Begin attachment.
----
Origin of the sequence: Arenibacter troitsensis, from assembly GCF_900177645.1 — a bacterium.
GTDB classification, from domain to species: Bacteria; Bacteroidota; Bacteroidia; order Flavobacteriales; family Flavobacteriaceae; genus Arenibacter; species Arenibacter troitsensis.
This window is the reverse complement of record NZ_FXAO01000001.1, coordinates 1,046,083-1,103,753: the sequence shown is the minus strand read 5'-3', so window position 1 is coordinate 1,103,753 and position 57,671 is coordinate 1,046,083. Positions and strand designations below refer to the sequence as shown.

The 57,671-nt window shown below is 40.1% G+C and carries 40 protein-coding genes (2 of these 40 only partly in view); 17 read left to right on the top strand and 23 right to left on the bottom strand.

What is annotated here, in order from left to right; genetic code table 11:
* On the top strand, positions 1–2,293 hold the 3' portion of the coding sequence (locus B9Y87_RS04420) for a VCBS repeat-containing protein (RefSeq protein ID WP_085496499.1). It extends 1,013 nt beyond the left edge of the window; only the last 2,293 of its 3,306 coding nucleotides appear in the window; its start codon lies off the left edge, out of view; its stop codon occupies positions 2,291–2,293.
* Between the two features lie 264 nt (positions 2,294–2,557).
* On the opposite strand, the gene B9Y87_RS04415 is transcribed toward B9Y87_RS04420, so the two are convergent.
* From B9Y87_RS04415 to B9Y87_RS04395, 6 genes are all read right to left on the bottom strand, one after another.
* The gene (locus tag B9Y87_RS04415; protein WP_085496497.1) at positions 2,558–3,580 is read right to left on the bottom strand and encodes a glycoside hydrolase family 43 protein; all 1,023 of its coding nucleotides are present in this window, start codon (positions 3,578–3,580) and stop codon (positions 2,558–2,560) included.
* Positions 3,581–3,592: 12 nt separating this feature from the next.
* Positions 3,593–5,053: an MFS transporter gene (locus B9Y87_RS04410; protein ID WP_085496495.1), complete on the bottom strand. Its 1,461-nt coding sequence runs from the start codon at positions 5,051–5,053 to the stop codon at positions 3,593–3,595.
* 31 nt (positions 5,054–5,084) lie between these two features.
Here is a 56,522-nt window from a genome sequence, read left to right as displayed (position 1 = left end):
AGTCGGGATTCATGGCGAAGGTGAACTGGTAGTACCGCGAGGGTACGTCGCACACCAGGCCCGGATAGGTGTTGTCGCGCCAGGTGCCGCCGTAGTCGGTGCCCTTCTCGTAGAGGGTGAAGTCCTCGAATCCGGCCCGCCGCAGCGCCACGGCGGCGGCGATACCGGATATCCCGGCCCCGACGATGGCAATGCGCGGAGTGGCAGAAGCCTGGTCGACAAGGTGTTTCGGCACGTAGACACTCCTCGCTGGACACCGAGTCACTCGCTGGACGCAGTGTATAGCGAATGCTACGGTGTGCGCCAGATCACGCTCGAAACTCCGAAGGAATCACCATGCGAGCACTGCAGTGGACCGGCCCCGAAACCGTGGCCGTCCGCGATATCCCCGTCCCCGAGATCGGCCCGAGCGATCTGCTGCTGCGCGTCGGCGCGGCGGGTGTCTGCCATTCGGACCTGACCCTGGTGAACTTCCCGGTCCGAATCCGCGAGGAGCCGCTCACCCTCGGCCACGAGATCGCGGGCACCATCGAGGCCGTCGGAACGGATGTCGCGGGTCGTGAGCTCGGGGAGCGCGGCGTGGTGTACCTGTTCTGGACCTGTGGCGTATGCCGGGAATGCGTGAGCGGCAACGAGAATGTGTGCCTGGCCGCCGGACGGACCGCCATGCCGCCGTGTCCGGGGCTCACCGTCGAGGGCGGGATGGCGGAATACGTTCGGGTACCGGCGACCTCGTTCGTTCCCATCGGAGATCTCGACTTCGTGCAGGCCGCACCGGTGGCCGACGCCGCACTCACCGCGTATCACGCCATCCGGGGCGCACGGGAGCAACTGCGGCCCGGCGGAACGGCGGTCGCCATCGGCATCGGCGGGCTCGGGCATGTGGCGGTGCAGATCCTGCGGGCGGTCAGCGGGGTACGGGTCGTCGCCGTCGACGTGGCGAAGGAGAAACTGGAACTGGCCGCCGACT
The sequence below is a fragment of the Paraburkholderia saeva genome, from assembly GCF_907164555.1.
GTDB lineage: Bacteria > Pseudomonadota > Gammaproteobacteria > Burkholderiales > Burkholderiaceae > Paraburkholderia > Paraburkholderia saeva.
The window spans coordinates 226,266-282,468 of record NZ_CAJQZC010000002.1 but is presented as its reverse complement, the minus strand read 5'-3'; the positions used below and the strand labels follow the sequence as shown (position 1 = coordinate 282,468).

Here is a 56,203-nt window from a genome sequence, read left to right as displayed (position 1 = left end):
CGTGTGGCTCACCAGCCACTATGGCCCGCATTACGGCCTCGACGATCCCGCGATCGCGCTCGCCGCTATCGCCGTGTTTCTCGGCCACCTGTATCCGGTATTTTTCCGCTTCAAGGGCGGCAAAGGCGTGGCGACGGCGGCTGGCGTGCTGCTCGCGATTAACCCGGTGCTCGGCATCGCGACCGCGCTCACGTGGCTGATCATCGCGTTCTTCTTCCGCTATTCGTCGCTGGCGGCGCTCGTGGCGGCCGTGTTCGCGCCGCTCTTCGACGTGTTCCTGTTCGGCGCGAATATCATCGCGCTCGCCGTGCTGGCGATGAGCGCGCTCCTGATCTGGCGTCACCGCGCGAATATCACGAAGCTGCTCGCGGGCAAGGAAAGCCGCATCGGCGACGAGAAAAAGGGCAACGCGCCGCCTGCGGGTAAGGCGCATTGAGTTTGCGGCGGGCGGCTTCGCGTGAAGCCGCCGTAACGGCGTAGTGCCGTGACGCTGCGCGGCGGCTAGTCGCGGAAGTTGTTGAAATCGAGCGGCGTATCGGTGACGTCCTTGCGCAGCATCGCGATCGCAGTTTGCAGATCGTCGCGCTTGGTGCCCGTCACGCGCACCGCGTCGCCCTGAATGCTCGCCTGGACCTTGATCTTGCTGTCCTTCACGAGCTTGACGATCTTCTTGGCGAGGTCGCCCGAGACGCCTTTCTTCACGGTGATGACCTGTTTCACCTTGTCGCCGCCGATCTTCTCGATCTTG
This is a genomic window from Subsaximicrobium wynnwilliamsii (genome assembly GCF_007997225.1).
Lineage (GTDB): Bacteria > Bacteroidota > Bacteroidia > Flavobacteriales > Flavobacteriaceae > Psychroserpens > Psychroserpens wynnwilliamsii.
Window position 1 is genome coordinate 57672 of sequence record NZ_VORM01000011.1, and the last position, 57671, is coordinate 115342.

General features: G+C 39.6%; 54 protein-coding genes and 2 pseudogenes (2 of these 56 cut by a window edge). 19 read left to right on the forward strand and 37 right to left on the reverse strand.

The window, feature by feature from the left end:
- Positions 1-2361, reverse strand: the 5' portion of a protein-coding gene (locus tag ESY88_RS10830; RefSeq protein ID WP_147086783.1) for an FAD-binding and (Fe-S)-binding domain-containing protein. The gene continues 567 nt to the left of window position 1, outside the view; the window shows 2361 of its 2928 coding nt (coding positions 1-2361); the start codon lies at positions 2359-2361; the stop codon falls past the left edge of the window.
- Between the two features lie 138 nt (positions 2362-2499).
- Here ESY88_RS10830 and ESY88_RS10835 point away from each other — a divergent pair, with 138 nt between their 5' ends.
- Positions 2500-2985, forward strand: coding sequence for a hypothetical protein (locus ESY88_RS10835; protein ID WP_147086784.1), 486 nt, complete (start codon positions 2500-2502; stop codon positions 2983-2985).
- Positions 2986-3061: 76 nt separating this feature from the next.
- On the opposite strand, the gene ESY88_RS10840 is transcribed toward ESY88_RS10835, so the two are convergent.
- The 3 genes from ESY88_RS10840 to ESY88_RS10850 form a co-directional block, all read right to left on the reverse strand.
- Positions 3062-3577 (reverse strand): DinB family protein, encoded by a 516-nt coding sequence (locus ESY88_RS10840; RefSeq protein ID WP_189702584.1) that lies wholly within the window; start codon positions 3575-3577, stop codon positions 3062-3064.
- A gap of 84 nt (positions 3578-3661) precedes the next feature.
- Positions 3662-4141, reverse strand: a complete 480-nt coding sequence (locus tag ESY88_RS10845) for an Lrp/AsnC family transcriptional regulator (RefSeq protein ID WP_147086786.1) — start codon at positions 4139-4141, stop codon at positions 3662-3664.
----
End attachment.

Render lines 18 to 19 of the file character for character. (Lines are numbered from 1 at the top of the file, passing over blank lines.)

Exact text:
The window spans coordinates 226,266-282,468 of record NZ_CAJQZC010000002.1 but is presented as its reverse complement, the minus strand read 5'-3'; the positions used below and the strand labels follow the sequence as shown (position 1 = coordinate 282,468).

Here is a 56,203-nt window from a genome sequence, read left to right as displayed (position 1 = left end):